Demographic information should be used for personalization for a more personalized shopping experience. Demographics include information regarding gender, age, ethnicity, income level, and location. Location is determined from the IP address registered to either the website or mobile device the shopper is using. 

Using specific demographic information allows you to geo-target your shopper. For instance, if you’re an e-commerce store that focuses on outdoor products, you can use the shopper’s location to recommend specific outdoor products that are favorites in their city. Let’s say a particular backpack or stainless steel tumbler are best sellers in their location. Not only does this give your shopper ideas for products, but creates opportunities for you to cross-sell or upsell.

But demographics are only the tip of the iceberg. With so much personal data available to online store owners, there is greater opportunity for e-commerce personalization than ever before. Here are other examples of personal data you can use to customize the shopping experience for your shopper:

  • Type of device
  • Time of day
  • Weather
  • Location
  • Employment
  • Income level

As you can see, some of these demographics are highly personal, but using this information allows you to tailor the messages for your shoppers. For example if there’s an upcoming holiday in the country they’re shopping from. 


Your shopper’s actions, or behaviors, offer multiple clues on where they are on their customer journey. Not only does it provide information on their past experiences, but it also points you in the direction for their future purchases.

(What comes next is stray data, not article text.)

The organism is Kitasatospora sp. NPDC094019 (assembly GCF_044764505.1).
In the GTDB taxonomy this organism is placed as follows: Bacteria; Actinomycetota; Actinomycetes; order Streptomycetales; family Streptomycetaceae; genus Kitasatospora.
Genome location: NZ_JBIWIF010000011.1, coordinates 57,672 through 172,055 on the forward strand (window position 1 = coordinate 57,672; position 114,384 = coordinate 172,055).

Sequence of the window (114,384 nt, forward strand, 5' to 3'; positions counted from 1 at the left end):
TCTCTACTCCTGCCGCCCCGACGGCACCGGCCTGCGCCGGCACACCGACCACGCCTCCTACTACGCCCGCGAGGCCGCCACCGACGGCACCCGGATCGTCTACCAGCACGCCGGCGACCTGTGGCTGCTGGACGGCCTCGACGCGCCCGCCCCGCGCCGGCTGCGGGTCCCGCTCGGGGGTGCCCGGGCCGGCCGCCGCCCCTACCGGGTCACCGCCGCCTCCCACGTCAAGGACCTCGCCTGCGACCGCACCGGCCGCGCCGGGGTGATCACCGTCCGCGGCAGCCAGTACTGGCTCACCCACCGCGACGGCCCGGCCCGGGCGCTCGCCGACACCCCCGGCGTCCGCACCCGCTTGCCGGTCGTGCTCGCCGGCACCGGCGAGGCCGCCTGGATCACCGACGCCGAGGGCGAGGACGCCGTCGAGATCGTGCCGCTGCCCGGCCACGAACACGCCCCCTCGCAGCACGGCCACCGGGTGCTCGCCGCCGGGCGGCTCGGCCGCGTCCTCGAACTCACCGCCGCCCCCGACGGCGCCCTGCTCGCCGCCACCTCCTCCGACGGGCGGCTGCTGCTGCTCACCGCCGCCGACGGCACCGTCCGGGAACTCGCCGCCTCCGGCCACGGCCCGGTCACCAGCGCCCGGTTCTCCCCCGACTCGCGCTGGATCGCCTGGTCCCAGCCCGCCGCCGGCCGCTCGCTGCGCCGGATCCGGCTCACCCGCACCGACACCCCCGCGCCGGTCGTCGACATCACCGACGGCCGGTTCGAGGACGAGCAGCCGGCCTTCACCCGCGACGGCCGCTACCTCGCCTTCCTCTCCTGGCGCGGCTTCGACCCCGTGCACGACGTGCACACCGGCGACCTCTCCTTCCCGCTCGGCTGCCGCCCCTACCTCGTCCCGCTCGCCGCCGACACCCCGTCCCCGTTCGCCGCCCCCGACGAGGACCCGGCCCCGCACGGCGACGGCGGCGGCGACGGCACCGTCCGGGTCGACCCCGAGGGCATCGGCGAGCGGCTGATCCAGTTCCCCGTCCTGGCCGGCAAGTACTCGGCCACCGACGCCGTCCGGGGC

What kind of data provides you a snapshot of your shopper’s behavior? Consider the following data points and how it can be used for an individualized experience:

  • First-time site visitor
  • Previous site visitor
  • Past purchases
  • Past email interactions
  • Recently viewed products and categories
  • Items from abandoned carts
  • Loyalty program member

This type of data might change the way you market to your shoppers. For example, if your shopper recently purchased from you, you could add a note above the product with a tag of “previously purchased on X_date.” This serves as both a reminder to the shopper and encourages them to continue looking within that same category.

Popups and overlays are another useful tool when using behavior for a personalized experience. A popup is useful when you’re trying to grab the shopper’s attention. This example from GlassesUSA shows how a popup is used to get a shopper to join the email and newsletter list.  

Or an overlay is often used for offering discounts because your site visitor is brand-new and you want to encourage them to purchase with an additional discount. 


Another tactic for personalization is to segment your data. This is where you “lump” together your shopper’s data that share a common feature and allows you to focus your marketing efforts as well as create something more personal. 

Segmenting data not only allows you to digest massive amounts of information, but it gives you endless combinations for you to tailor your marketing campaigns. Here are the multiple ways you can segment your shoppers:

  • First-time site visitors
  • Mobile-device users
  • Price-point
  • Viewed certain categories of products, for example, camping supplies or school supplies

Continuing with the mattress theme, this is an example of how Puffy used the information as a first-time visitor to offer a discount and entice visitors to sign up for their newsletters.